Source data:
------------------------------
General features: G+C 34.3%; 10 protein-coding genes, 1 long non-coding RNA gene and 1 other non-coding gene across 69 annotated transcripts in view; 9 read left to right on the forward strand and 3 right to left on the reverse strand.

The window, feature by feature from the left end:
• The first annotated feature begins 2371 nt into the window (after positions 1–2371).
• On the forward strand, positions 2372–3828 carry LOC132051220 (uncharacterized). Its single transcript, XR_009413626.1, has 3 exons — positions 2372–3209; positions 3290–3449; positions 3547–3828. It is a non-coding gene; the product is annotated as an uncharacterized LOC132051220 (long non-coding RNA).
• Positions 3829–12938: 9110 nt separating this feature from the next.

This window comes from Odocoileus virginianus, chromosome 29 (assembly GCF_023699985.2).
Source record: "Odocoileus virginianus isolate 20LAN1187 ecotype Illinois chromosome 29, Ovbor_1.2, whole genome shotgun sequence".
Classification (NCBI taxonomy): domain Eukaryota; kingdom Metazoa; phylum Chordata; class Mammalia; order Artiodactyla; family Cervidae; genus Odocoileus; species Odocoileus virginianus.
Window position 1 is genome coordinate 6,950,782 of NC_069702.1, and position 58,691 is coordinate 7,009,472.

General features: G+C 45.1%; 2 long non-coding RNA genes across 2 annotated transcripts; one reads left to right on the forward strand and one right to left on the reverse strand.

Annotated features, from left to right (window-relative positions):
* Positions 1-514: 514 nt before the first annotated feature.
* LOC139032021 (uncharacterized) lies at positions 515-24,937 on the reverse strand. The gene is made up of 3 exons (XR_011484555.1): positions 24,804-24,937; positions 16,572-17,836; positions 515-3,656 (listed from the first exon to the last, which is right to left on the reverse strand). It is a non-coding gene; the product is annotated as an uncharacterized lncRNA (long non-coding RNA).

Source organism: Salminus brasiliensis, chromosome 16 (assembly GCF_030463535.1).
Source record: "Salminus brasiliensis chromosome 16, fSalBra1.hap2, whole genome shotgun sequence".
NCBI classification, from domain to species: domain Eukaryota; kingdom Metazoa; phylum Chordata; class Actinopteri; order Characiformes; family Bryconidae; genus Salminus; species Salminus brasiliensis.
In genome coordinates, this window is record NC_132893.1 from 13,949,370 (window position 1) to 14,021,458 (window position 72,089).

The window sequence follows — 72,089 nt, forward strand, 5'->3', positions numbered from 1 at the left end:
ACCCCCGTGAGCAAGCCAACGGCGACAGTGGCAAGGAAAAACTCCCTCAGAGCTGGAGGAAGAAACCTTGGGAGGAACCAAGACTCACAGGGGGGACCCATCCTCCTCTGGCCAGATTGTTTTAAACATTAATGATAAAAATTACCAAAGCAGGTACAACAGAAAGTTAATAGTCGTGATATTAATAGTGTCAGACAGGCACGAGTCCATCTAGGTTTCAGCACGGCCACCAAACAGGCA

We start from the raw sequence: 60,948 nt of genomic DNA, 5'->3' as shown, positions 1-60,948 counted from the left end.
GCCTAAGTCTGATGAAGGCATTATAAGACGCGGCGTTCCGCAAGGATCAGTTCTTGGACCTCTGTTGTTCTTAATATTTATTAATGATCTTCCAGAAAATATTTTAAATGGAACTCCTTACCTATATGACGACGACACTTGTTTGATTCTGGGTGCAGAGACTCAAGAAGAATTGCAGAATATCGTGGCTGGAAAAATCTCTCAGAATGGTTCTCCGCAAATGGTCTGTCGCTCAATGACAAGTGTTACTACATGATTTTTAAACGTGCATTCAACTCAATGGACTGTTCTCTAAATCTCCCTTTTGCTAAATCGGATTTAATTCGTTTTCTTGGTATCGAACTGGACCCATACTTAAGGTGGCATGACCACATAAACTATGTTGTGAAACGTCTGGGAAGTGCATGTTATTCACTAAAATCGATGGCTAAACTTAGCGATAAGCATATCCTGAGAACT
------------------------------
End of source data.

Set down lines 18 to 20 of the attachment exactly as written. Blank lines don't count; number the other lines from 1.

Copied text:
The window sequence follows — 72,089 nt, forward strand, 5'->3', positions numbered from 1 at the left end:
ACCCCCGTGAGCAAGCCAACGGCGACAGTGGCAAGGAAAAACTCCCTCAGAGCTGGAGGAAGAAACCTTGGGAGGAACCAAGACTCACAGGGGGGACCCATCCTCCTCTGGCCAGATTGTTTTAAACATTAATGATAAAAATTACCAAAGCAGGTACAACAGAAAGTTAATAGTCGTGATATTAATAGTGTCAGACAGGCACGAGTCCATCTAGGTTTCAGCACGGCCACCAAACAGGCA

We start from the raw sequence: 60,948 nt of genomic DNA, 5'->3' as shown, positions 1-60,948 counted from the left end.